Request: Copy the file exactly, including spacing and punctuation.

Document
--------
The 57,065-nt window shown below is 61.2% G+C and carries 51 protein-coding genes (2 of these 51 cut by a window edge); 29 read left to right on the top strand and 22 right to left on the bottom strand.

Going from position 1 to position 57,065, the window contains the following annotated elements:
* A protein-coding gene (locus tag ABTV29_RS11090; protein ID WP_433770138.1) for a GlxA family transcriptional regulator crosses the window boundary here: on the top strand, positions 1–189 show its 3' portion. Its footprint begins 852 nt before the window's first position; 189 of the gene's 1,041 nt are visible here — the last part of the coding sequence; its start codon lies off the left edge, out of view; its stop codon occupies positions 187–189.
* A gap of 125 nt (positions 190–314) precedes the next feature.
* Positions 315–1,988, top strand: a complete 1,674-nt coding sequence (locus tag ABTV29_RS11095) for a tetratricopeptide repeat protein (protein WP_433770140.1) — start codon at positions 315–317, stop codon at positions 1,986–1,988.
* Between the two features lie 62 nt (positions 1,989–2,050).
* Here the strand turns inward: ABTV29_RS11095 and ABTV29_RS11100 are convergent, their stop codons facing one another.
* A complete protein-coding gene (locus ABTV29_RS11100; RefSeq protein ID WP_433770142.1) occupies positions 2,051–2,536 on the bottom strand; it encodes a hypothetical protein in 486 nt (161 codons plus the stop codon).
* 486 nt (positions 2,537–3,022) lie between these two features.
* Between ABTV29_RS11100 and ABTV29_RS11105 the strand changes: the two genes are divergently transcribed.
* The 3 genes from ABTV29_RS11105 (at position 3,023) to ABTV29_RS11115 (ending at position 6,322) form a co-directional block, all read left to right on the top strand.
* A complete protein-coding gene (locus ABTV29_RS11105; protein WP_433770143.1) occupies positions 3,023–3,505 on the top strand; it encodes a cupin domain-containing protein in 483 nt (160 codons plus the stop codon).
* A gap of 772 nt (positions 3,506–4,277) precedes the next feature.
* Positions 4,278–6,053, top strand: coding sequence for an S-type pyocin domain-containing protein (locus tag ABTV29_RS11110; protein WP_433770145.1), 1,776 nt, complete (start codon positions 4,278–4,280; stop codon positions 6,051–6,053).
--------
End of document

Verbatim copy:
The 57,065-nt window shown below is 61.2% G+C and carries 51 protein-coding genes (2 of these 51 cut by a window edge); 29 read left to right on the top strand and 22 right to left on the bottom strand.

Going from position 1 to position 57,065, the window contains the following annotated elements:
* A protein-coding gene (locus tag ABTV29_RS11090; protein ID WP_433770138.1) for a GlxA family transcriptional regulator crosses the window boundary here: on the top strand, positions 1–189 show its 3' portion. Its footprint begins 852 nt before the window's first position; 189 of the gene's 1,041 nt are visible here — the last part of the coding sequence; its start codon lies off the left edge, out of view; its stop codon occupies positions 187–189.
* A gap of 125 nt (positions 190–314) precedes the next feature.
* Positions 315–1,988, top strand: a complete 1,674-nt coding sequence (locus tag ABTV29_RS11095) for a tetratricopeptide repeat protein (protein WP_433770140.1) — start codon at positions 315–317, stop codon at positions 1,986–1,988.
* Between the two features lie 62 nt (positions 1,989–2,050).
* Here the strand turns inward: ABTV29_RS11095 and ABTV29_RS11100 are convergent, their stop codons facing one another.
* A complete protein-coding gene (locus ABTV29_RS11100; RefSeq protein ID WP_433770142.1) occupies positions 2,051–2,536 on the bottom strand; it encodes a hypothetical protein in 486 nt (161 codons plus the stop codon).
* 486 nt (positions 2,537–3,022) lie between these two features.
* Between ABTV29_RS11100 and ABTV29_RS11105 the strand changes: the two genes are divergently transcribed.
* The 3 genes from ABTV29_RS11105 (at position 3,023) to ABTV29_RS11115 (ending at position 6,322) form a co-directional block, all read left to right on the top strand.
* A complete protein-coding gene (locus ABTV29_RS11105; protein WP_433770143.1) occupies positions 3,023–3,505 on the top strand; it encodes a cupin domain-containing protein in 483 nt (160 codons plus the stop codon).
* A gap of 772 nt (positions 3,506–4,277) precedes the next feature.
* Positions 4,278–6,053, top strand: coding sequence for an S-type pyocin domain-containing protein (locus tag ABTV29_RS11110; protein WP_433770145.1), 1,776 nt, complete (start codon positions 4,278–4,280; stop codon positions 6,051–6,053).